My second page for the 4x4 fatbook swap is for Leslie Anderson whose theme is "Wings". Naturally I was very happy when I saw her theme — another chance to use one of the birds I recently painted. I wanted to add a special touch so I created little egg "buttons" out of polymer clay.
A poor torn heart, a tattered heart, That sat it down to rest, Nor noticed that the ebbing day Flowed silver to the west, Nor noticed night did soft descend Nor constellation burn, Intent upon the vision Of latitudes unknown.
The angels, happening that way, This dusty heart espied; Tenderly took it up from toil And carried it to God. There,—sandals for the barefoot; There,—gathered from the gales, Do the blue havens by the hand Lead the wandering sails.
This is the story of how I thought I had wasted a couple of perfectly good hours on a perfectly beautiful day. I could have been outside soaking in the spring sun and well, the pollen, but I had this desire to play in my studio. I took an envelope, stained it with coffee and blew it dry. Then I cut out 4 egg shapes and laid them down on the envelope so I could rub ink over the top for a reverse stencil. Unfortunately it just did not have the impact I wanted. So I thought I'll stamp some script over the eggs. Still not enough. Then I thought, why not use one of the birds I've painted this past week? Now the problem was how to get the bird onto the envelope. I thought about painting it again, but I'd already done that, and I am trying to find ways to reuse the paintings. So I scanned the coffee-stained, stenciled envelope. My new plan was to position my bird on the envelope in Photoshop, then put it in the printer and print the bird right on the spot I had chosen. Easy, right? Well, it would have been except I had the image of the envelope on one layer and the bird on another layer in Photoshop. When I put my envelope into the printer, I forgot to remove the bottom layer, so it printed like a double exposure. I tore it up and threw it away!
Feeling disgusted with myself for wasting this time, I wondered if I could make something out of my scans. I decided to print the envelope - really just a rectangular image - and then use the paper around it to create an envelope.
You might want to try this too if you want to reuse some art you've created in the past. After you've digitally or manually arranged your art in the middle of a sheet of paper, just open up an envelope to use as a template, place it on top of your art, trace the edges, cut it out, fold and glue. Unique envelopes ready to go!
I was tired of my old banner at the top of my blog and decided it was time for a fresh look. I recently changed the fonts I used, but I still wanted a new banner. This morning I painted the Carolina Chickadee and thought I would like to use it. So I painted the tree branch on a vintage French document and Photoshopped them together. I hope you like the new look.
Every spring I look forward to the explosion of colors in the trees and shrubs in the Atlanta area. (Not so much to the pollen, but with the good comes the bad, right?) In our yard, I especially enjoy the crabapple tree in the back and the cherry tree in the front. Early yesterday morning I was inspired by the light playing on the crabapple so I came inside and played with acrylics. This painting is the result.
This week I've been painting birds, thanks to Tracie Lyn Huskamp's article in the latest Somerset Studio. I've been wanting to do this for some time, but I just couldn't get started. Her suggestion to trace the outlines from a photo onto muslin gave me just the right start. After painting him with Golden's Acrylics onto the muslin, I cut him out. Not sure what I will finally do with the wren, but for now I placed him on an old envelope and letter.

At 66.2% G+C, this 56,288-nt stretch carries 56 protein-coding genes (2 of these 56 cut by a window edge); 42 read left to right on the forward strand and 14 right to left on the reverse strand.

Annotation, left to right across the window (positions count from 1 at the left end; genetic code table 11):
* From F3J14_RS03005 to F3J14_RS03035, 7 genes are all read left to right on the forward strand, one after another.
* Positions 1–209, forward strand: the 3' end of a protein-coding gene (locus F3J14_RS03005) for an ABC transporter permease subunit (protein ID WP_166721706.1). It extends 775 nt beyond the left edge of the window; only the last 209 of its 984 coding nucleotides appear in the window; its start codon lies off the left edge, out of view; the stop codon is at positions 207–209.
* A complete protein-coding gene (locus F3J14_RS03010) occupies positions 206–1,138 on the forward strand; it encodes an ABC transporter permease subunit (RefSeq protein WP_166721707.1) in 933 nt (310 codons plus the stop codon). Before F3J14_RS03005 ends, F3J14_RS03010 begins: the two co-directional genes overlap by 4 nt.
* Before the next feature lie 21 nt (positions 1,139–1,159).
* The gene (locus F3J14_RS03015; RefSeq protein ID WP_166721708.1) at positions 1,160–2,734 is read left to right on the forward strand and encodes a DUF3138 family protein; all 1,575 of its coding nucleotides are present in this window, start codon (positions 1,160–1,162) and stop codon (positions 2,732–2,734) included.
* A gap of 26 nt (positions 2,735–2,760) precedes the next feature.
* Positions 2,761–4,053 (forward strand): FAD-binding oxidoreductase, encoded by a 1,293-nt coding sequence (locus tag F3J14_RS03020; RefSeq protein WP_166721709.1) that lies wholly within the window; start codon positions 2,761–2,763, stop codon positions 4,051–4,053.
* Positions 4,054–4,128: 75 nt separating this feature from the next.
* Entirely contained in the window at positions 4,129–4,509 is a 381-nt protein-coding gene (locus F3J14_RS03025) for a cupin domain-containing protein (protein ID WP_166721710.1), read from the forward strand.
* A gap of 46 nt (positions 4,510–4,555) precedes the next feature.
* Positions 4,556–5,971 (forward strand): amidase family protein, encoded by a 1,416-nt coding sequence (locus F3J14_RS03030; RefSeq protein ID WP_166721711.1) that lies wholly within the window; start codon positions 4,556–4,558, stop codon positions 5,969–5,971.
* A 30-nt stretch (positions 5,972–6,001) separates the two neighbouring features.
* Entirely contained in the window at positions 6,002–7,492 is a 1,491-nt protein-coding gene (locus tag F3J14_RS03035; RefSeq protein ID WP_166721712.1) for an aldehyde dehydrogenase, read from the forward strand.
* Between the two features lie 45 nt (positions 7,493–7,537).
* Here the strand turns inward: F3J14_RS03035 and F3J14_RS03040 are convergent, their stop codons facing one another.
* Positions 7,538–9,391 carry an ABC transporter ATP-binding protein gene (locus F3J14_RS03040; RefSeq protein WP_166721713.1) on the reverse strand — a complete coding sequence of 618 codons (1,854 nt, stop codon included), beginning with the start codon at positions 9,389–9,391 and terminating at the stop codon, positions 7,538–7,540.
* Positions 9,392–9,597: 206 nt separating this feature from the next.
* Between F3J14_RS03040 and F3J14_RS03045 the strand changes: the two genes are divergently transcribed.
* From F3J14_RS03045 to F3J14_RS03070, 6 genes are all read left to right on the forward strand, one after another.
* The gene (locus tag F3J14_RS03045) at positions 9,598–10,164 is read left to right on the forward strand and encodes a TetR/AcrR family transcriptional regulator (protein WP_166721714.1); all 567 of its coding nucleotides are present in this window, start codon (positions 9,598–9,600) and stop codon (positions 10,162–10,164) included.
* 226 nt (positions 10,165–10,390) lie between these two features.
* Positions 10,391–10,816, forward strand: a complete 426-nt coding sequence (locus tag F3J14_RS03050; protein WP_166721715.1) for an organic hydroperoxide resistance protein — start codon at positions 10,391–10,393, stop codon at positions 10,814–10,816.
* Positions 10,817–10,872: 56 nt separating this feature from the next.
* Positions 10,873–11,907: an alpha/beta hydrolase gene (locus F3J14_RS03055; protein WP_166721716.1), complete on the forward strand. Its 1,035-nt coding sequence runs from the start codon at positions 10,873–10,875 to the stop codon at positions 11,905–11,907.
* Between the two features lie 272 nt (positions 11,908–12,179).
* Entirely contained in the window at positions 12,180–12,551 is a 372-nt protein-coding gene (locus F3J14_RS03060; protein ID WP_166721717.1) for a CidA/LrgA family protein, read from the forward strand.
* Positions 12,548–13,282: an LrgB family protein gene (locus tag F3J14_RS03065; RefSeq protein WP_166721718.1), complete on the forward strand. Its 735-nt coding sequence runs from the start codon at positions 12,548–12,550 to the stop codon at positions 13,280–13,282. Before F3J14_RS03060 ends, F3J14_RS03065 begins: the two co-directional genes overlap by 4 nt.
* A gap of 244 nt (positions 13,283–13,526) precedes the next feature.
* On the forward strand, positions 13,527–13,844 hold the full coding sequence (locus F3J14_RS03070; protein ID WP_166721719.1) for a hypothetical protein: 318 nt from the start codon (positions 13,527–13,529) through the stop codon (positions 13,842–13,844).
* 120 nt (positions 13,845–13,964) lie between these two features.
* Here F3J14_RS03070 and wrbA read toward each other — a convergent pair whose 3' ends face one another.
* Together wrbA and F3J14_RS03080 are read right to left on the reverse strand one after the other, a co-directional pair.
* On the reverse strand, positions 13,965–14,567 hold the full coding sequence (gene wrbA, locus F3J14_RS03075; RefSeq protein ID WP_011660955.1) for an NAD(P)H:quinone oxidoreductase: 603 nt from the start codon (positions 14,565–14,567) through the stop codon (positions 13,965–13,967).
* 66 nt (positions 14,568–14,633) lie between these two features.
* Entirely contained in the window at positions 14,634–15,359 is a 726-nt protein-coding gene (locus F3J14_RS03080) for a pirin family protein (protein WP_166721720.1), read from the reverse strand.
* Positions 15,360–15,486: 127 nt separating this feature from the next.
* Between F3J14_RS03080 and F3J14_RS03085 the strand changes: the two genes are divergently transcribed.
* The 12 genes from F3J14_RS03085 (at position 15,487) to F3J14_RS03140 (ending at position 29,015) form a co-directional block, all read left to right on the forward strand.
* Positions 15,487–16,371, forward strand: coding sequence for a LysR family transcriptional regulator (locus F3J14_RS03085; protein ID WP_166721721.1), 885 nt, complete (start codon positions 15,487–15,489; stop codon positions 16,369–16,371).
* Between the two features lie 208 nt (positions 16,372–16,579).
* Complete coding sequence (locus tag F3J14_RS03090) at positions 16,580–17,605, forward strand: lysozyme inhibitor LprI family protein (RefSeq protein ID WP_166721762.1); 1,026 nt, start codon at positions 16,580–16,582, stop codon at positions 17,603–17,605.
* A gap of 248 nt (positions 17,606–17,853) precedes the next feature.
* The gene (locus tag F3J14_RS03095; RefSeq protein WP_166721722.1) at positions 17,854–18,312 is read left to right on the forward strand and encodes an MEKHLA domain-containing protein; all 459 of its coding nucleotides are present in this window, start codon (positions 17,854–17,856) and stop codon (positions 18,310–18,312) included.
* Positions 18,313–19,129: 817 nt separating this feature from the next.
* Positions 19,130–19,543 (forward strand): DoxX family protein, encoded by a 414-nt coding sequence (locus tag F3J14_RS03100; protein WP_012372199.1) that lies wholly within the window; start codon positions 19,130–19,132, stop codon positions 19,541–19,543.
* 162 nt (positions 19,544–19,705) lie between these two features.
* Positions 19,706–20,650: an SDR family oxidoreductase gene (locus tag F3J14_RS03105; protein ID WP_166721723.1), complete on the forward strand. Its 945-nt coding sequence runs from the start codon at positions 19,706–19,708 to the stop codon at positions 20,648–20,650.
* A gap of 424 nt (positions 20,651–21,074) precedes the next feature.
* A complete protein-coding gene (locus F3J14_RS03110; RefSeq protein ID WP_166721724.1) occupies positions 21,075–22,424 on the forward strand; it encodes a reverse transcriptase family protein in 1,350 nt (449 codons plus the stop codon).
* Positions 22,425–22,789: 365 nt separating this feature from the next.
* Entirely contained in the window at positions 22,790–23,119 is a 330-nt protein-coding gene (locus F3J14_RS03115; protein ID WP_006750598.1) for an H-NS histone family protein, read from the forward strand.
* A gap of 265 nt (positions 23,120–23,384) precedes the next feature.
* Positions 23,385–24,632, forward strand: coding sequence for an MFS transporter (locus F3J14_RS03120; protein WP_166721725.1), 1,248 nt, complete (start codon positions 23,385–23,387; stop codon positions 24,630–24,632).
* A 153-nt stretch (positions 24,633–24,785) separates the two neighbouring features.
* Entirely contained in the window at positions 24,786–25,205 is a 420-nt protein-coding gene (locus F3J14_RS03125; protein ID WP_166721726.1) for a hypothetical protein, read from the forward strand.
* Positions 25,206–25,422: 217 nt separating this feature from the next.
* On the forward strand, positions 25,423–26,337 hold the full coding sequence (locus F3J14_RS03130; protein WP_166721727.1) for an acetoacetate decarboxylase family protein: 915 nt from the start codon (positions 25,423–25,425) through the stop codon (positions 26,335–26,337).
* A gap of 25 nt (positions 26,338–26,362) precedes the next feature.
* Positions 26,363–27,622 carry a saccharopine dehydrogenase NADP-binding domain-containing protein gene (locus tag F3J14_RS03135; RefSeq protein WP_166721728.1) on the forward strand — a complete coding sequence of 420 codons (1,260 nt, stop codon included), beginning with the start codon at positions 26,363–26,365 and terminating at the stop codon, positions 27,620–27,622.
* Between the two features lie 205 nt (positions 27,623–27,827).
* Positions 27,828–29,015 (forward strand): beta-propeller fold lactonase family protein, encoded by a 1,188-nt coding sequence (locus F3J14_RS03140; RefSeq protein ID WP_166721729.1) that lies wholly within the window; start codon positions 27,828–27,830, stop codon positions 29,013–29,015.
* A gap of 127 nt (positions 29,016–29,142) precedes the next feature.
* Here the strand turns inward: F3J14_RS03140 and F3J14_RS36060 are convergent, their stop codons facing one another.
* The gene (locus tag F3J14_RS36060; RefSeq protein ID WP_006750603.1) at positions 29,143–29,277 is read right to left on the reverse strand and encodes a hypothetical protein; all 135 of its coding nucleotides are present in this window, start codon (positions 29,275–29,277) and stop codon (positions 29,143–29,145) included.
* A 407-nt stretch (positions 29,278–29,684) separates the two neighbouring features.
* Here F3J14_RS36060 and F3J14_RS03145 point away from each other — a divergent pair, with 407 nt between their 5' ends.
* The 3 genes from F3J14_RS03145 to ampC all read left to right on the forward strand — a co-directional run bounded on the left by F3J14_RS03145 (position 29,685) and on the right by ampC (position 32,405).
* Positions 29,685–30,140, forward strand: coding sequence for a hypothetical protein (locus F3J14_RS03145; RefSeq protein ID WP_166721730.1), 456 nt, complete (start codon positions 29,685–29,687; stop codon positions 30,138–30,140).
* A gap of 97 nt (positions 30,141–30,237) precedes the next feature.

The Carolina Wren is a frequent visitor to my birdfeeders, and he's one of my favorites. Some may think he's not as colorful as some of the other birds, but I am drawn to the rich shades of brown and buff. Who could resist that chubby little body? The white eyestripe gives his face a clever and inquisitve look. For such a little fellow, he can sing awfully loud. Maybe that's why I like him so much — people say the same thing about me!
Which came first the chicken or the egg? The debate on this could be endless, but I was thinking more of the continuation of life — chicken, egg, chicken, egg, chicken — or egg, chicken, if you prefer. I painted this tiny nest and eggs, and although they are not chicken eggs, you get the idea.
No time for paper arts this weekend, but I did whip up this cake for a baby shower for our soon-to-arrive grandson. Big brother Bobby loved those lollipops! The inspiration and recipe for the Lollipop Garden Cake came from the Martha Stewart website.
I've spent the day trying to put this studio back in order. It was so bad that I dared not take a before photo to show you because you might faint. I am not finished, but I have made progress.
My art table, although not yet neat, is vastly improved over its condition this morning. There were piles of papers, stencils, vintage photos everywhere with a little bitty space front and center that I could actually work on.
While cleaning I found this last bit of cool German scrap I've been looking for. (You can get this from my friend Lisa at Collage Stuff.)
Also a basic hole punch that had disappeared.
This cool glass glittered Eiffel Tower that my friend Kathy gave me.
And I found this badge from the now defunct Altered Jubilee. It's dated 2004! Now I know I've cleaned this place since 2004. By the way, I really miss Altered Jubilee. It was the one art retreat held right here in the Atlanta area.
With more and more space appearing, I had to take a short break and make a couple of envelopes so I could mail long overdue cards.
But I still did not find my rounded corner punch! Until I remembered that it might be in my traveling art bag.